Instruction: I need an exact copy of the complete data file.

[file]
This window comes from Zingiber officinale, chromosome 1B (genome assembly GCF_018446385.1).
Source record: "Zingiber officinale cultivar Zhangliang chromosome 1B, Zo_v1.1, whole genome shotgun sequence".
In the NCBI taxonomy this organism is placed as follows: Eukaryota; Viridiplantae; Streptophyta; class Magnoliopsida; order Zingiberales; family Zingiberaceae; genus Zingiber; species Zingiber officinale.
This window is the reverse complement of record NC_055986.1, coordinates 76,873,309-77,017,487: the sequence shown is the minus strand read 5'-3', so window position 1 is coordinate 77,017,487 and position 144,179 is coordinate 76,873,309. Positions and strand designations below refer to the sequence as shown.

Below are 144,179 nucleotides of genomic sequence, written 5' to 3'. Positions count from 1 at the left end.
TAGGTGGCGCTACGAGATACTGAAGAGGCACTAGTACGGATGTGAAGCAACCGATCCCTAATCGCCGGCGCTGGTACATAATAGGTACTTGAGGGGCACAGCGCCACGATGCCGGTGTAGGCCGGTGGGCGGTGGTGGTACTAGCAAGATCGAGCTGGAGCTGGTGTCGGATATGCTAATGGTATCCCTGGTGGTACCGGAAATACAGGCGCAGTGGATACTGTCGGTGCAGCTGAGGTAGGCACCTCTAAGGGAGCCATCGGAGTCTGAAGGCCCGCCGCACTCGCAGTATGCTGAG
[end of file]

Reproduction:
This window comes from Zingiber officinale, chromosome 1B (genome assembly GCF_018446385.1).
Source record: "Zingiber officinale cultivar Zhangliang chromosome 1B, Zo_v1.1, whole genome shotgun sequence".
In the NCBI taxonomy this organism is placed as follows: Eukaryota; Viridiplantae; Streptophyta; class Magnoliopsida; order Zingiberales; family Zingiberaceae; genus Zingiber; species Zingiber officinale.
This window is the reverse complement of record NC_055986.1, coordinates 76,873,309-77,017,487: the sequence shown is the minus strand read 5'-3', so window position 1 is coordinate 77,017,487 and position 144,179 is coordinate 76,873,309. Positions and strand designations below refer to the sequence as shown.

Below are 144,179 nucleotides of genomic sequence, written 5' to 3'. Positions count from 1 at the left end.
TAGGTGGCGCTACGAGATACTGAAGAGGCACTAGTACGGATGTGAAGCAACCGATCCCTAATCGCCGGCGCTGGTACATAATAGGTACTTGAGGGGCACAGCGCCACGATGCCGGTGTAGGCCGGTGGGCGGTGGTGGTACTAGCAAGATCGAGCTGGAGCTGGTGTCGGATATGCTAATGGTATCCCTGGTGGTACCGGAAATACAGGCGCAGTGGATACTGTCGGTGCAGCTGAGGTAGGCACCTCTAAGGGAGCCATCGGAGTCTGAAGGCCCGCCGCACTCGCAGTATGCTGAG